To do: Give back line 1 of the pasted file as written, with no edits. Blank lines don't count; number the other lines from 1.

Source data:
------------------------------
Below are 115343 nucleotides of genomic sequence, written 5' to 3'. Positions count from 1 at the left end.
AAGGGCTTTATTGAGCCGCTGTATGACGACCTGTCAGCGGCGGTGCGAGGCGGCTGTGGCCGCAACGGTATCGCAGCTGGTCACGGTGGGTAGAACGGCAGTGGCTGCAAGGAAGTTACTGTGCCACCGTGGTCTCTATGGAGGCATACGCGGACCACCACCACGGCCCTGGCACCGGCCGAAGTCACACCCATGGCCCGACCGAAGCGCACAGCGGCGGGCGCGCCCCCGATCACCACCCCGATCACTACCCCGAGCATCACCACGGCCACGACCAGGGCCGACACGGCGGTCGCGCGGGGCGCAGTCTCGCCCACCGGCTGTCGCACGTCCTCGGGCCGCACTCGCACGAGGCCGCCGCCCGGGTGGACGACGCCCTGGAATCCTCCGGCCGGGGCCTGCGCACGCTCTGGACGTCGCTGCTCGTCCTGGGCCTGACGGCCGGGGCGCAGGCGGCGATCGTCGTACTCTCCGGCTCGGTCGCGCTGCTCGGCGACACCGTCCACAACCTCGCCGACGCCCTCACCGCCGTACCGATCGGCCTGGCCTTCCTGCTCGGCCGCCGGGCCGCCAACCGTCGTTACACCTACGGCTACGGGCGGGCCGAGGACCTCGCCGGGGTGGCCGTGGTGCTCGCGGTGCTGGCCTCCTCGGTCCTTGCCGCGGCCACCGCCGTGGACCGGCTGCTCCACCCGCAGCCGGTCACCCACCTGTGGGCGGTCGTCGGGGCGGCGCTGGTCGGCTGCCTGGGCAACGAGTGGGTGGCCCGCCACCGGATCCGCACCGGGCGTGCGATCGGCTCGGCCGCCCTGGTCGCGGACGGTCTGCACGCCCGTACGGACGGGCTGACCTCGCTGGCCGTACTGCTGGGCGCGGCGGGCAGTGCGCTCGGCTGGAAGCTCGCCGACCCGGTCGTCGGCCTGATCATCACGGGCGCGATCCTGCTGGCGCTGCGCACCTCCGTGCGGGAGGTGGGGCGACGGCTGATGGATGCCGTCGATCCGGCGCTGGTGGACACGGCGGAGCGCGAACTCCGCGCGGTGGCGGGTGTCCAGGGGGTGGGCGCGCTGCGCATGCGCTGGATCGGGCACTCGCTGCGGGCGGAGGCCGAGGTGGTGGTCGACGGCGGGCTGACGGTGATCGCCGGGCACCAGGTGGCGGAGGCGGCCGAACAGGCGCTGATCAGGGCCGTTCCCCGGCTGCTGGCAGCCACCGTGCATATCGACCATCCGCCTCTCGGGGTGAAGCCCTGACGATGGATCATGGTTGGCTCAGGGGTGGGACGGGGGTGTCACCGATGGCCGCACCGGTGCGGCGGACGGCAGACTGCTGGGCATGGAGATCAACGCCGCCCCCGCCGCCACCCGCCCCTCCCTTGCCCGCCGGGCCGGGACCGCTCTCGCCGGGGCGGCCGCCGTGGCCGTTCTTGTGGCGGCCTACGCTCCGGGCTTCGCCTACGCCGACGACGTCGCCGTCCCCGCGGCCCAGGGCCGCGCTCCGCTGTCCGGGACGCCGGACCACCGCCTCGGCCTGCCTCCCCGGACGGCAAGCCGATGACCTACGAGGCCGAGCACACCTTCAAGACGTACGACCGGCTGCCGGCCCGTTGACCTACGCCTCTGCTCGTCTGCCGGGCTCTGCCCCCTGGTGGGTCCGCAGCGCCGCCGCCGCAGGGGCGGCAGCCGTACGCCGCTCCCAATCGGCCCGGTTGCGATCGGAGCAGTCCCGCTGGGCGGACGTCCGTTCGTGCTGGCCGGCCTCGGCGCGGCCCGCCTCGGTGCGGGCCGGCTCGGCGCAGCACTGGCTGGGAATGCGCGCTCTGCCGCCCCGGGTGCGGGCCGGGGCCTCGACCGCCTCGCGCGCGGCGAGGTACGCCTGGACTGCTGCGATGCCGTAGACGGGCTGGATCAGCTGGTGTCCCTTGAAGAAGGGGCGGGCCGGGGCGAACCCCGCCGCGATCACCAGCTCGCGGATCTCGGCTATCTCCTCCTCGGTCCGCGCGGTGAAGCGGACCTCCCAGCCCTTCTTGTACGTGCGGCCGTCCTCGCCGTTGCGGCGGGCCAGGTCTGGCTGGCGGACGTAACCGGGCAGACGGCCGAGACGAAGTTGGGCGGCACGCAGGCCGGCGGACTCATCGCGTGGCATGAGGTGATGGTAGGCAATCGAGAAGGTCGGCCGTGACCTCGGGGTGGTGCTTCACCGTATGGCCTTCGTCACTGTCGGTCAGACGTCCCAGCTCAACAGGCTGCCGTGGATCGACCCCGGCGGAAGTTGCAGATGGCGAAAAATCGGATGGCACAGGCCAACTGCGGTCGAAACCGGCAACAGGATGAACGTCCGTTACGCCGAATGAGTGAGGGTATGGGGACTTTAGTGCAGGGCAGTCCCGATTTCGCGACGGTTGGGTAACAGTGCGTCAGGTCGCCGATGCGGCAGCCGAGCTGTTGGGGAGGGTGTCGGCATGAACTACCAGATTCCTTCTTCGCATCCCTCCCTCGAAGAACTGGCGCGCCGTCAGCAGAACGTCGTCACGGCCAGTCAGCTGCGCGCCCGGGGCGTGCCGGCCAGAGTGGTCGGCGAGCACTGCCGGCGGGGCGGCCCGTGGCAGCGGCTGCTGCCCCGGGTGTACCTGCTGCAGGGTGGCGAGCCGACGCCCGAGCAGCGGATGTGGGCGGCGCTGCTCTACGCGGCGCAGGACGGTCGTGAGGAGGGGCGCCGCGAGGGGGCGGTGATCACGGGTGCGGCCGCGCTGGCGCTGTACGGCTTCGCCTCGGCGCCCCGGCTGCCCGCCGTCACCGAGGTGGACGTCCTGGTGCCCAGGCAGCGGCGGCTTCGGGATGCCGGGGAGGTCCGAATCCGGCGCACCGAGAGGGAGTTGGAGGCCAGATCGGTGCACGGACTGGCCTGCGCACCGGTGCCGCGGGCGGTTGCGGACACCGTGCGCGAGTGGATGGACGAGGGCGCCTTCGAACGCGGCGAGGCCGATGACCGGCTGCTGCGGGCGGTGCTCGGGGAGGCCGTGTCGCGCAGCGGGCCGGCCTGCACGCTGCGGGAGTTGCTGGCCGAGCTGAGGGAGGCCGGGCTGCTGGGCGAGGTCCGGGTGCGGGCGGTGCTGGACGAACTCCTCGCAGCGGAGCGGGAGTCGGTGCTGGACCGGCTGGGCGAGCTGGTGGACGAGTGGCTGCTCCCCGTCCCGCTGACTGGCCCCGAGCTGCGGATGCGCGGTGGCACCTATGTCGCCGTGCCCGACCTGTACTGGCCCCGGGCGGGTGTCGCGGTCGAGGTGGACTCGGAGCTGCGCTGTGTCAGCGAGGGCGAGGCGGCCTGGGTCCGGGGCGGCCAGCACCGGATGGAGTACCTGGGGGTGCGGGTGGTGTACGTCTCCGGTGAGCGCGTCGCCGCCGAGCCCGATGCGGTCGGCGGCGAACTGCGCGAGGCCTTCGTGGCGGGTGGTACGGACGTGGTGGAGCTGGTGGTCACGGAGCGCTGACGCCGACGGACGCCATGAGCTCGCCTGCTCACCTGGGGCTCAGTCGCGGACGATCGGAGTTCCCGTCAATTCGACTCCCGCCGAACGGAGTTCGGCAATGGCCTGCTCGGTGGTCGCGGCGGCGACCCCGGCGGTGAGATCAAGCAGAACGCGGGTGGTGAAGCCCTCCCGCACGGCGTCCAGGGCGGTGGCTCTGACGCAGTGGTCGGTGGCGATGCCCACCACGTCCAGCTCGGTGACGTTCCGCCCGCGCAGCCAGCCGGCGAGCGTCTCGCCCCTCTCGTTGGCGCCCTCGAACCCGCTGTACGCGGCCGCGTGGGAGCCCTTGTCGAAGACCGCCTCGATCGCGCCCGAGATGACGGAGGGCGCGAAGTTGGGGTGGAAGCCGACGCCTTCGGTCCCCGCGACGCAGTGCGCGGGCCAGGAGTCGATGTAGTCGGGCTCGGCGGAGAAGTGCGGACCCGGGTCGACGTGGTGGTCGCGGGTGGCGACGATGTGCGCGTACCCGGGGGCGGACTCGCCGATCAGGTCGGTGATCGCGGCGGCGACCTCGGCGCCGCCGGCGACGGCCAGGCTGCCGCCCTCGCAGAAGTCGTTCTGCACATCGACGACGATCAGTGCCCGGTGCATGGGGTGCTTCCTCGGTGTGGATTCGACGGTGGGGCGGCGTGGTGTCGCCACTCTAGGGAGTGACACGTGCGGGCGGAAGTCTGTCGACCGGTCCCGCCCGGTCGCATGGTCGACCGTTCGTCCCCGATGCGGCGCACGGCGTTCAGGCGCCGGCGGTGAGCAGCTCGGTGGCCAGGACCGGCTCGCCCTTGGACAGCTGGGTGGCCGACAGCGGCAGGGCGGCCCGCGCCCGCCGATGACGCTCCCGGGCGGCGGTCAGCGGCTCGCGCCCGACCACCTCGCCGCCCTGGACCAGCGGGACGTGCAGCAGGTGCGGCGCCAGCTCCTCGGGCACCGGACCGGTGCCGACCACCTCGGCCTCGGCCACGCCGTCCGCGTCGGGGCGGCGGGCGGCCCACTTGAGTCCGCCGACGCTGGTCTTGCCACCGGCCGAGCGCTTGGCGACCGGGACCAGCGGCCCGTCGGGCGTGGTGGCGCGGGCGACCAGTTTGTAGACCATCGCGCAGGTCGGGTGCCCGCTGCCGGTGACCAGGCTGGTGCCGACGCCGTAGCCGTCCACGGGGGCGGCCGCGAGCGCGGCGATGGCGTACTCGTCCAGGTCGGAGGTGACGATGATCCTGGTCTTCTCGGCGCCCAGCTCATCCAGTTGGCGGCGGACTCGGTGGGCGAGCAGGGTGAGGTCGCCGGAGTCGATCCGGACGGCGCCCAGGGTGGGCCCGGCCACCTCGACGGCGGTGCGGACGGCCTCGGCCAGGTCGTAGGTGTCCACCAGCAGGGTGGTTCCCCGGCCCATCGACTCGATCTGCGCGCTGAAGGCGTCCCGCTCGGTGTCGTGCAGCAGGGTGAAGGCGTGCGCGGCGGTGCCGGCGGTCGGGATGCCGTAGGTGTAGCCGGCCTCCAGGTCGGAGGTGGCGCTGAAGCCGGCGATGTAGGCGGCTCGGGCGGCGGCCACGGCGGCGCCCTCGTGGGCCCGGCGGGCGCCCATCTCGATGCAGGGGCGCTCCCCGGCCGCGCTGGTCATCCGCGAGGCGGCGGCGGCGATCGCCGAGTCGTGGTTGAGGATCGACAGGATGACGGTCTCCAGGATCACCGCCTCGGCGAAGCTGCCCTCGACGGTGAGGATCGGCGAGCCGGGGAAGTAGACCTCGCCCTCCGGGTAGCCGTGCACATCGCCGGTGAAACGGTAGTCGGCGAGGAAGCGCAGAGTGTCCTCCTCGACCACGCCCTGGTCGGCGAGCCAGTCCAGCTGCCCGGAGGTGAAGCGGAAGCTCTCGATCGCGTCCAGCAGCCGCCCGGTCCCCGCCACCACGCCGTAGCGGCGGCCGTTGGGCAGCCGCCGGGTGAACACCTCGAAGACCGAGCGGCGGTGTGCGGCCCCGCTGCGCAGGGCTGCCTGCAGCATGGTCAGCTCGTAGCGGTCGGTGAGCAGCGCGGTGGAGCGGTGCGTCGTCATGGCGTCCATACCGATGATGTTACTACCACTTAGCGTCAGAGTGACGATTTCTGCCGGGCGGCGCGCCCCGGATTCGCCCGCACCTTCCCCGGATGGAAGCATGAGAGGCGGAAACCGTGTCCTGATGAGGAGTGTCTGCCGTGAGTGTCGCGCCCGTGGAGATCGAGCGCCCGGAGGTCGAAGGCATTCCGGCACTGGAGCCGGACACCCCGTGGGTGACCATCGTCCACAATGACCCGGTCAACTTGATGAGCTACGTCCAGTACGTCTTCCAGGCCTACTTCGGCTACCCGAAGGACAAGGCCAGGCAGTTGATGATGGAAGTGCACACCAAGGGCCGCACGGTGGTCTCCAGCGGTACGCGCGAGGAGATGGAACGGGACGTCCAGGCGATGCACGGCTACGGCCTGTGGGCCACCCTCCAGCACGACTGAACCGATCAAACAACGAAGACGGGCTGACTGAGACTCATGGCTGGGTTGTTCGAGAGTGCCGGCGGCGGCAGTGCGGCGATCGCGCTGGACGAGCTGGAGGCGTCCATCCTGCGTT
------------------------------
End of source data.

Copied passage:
Below are 115343 nucleotides of genomic sequence, written 5' to 3'. Positions count from 1 at the left end.